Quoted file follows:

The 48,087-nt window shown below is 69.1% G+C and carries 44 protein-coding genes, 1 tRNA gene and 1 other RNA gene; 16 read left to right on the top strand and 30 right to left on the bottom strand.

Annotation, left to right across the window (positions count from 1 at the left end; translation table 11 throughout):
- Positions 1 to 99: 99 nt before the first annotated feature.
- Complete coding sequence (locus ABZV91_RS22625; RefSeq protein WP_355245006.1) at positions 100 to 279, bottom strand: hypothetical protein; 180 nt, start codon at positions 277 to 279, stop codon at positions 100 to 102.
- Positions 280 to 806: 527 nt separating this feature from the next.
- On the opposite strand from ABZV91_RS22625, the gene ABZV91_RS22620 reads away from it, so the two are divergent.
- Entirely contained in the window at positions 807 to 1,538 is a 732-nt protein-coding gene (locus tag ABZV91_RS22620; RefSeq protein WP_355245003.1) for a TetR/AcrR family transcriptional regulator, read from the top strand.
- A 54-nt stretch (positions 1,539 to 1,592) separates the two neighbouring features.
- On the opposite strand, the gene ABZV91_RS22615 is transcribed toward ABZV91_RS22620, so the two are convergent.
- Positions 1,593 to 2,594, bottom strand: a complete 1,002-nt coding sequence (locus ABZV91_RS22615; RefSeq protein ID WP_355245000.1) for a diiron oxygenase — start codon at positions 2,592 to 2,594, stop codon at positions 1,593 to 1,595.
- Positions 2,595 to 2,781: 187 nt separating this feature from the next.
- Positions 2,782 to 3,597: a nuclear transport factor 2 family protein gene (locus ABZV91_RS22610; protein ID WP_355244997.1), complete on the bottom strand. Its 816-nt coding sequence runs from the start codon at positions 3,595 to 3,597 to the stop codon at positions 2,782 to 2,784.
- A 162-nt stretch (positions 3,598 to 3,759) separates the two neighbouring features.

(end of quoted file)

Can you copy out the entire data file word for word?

The 48,087-nt window shown below is 69.1% G+C and carries 44 protein-coding genes, 1 tRNA gene and 1 other RNA gene; 16 read left to right on the top strand and 30 right to left on the bottom strand.

Annotation, left to right across the window (positions count from 1 at the left end; translation table 11 throughout):
- Positions 1 to 99: 99 nt before the first annotated feature.
- Complete coding sequence (locus ABZV91_RS22625; RefSeq protein WP_355245006.1) at positions 100 to 279, bottom strand: hypothetical protein; 180 nt, start codon at positions 277 to 279, stop codon at positions 100 to 102.
- Positions 280 to 806: 527 nt separating this feature from the next.
- On the opposite strand from ABZV91_RS22625, the gene ABZV91_RS22620 reads away from it, so the two are divergent.
- Entirely contained in the window at positions 807 to 1,538 is a 732-nt protein-coding gene (locus tag ABZV91_RS22620; RefSeq protein WP_355245003.1) for a TetR/AcrR family transcriptional regulator, read from the top strand.
- A 54-nt stretch (positions 1,539 to 1,592) separates the two neighbouring features.
- On the opposite strand, the gene ABZV91_RS22615 is transcribed toward ABZV91_RS22620, so the two are convergent.
- Positions 1,593 to 2,594, bottom strand: a complete 1,002-nt coding sequence (locus ABZV91_RS22615; RefSeq protein ID WP_355245000.1) for a diiron oxygenase — start codon at positions 2,592 to 2,594, stop codon at positions 1,593 to 1,595.
- Positions 2,595 to 2,781: 187 nt separating this feature from the next.
- Positions 2,782 to 3,597: a nuclear transport factor 2 family protein gene (locus ABZV91_RS22610; protein ID WP_355244997.1), complete on the bottom strand. Its 816-nt coding sequence runs from the start codon at positions 3,595 to 3,597 to the stop codon at positions 2,782 to 2,784.
- A 162-nt stretch (positions 3,598 to 3,759) separates the two neighbouring features.